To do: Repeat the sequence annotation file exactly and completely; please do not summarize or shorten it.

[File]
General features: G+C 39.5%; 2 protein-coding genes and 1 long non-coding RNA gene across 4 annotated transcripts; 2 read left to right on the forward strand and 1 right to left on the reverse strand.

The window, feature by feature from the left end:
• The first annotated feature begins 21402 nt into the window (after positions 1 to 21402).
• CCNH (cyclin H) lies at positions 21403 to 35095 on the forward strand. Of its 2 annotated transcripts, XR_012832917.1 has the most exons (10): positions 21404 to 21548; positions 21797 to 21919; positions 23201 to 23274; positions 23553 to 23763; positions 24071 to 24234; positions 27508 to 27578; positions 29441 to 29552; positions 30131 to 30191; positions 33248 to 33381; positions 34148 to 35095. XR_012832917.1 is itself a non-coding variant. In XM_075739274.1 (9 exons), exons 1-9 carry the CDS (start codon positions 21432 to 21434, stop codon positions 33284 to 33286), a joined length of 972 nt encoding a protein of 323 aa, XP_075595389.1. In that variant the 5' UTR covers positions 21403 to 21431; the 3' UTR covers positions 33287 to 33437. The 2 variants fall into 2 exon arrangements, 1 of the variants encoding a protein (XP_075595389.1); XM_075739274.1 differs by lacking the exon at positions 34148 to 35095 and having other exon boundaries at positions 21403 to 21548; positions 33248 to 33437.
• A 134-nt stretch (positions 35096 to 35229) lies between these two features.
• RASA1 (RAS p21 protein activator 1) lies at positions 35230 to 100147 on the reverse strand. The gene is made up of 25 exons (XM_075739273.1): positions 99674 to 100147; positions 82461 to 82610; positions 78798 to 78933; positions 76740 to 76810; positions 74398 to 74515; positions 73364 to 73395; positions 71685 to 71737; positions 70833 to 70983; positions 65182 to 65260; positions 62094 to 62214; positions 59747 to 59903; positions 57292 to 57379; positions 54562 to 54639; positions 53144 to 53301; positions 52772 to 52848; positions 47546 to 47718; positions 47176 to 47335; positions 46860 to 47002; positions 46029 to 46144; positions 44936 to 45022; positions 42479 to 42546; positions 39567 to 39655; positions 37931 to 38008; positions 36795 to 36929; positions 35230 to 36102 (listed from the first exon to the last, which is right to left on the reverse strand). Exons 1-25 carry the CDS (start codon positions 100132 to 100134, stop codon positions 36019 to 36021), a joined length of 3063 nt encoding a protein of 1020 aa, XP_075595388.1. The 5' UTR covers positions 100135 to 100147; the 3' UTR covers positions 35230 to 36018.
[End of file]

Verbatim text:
General features: G+C 39.5%; 2 protein-coding genes and 1 long non-coding RNA gene across 4 annotated transcripts; 2 read left to right on the forward strand and 1 right to left on the reverse strand.

The window, feature by feature from the left end:
• The first annotated feature begins 21402 nt into the window (after positions 1 to 21402).
• CCNH (cyclin H) lies at positions 21403 to 35095 on the forward strand. Of its 2 annotated transcripts, XR_012832917.1 has the most exons (10): positions 21404 to 21548; positions 21797 to 21919; positions 23201 to 23274; positions 23553 to 23763; positions 24071 to 24234; positions 27508 to 27578; positions 29441 to 29552; positions 30131 to 30191; positions 33248 to 33381; positions 34148 to 35095. XR_012832917.1 is itself a non-coding variant. In XM_075739274.1 (9 exons), exons 1-9 carry the CDS (start codon positions 21432 to 21434, stop codon positions 33284 to 33286), a joined length of 972 nt encoding a protein of 323 aa, XP_075595389.1. In that variant the 5' UTR covers positions 21403 to 21431; the 3' UTR covers positions 33287 to 33437. The 2 variants fall into 2 exon arrangements, 1 of the variants encoding a protein (XP_075595389.1); XM_075739274.1 differs by lacking the exon at positions 34148 to 35095 and having other exon boundaries at positions 21403 to 21548; positions 33248 to 33437.
• A 134-nt stretch (positions 35096 to 35229) lies between these two features.
• RASA1 (RAS p21 protein activator 1) lies at positions 35230 to 100147 on the reverse strand. The gene is made up of 25 exons (XM_075739273.1): positions 99674 to 100147; positions 82461 to 82610; positions 78798 to 78933; positions 76740 to 76810; positions 74398 to 74515; positions 73364 to 73395; positions 71685 to 71737; positions 70833 to 70983; positions 65182 to 65260; positions 62094 to 62214; positions 59747 to 59903; positions 57292 to 57379; positions 54562 to 54639; positions 53144 to 53301; positions 52772 to 52848; positions 47546 to 47718; positions 47176 to 47335; positions 46860 to 47002; positions 46029 to 46144; positions 44936 to 45022; positions 42479 to 42546; positions 39567 to 39655; positions 37931 to 38008; positions 36795 to 36929; positions 35230 to 36102 (listed from the first exon to the last, which is right to left on the reverse strand). Exons 1-25 carry the CDS (start codon positions 100132 to 100134, stop codon positions 36019 to 36021), a joined length of 3063 nt encoding a protein of 1020 aa, XP_075595388.1. The 5' UTR covers positions 100135 to 100147; the 3' UTR covers positions 35230 to 36018.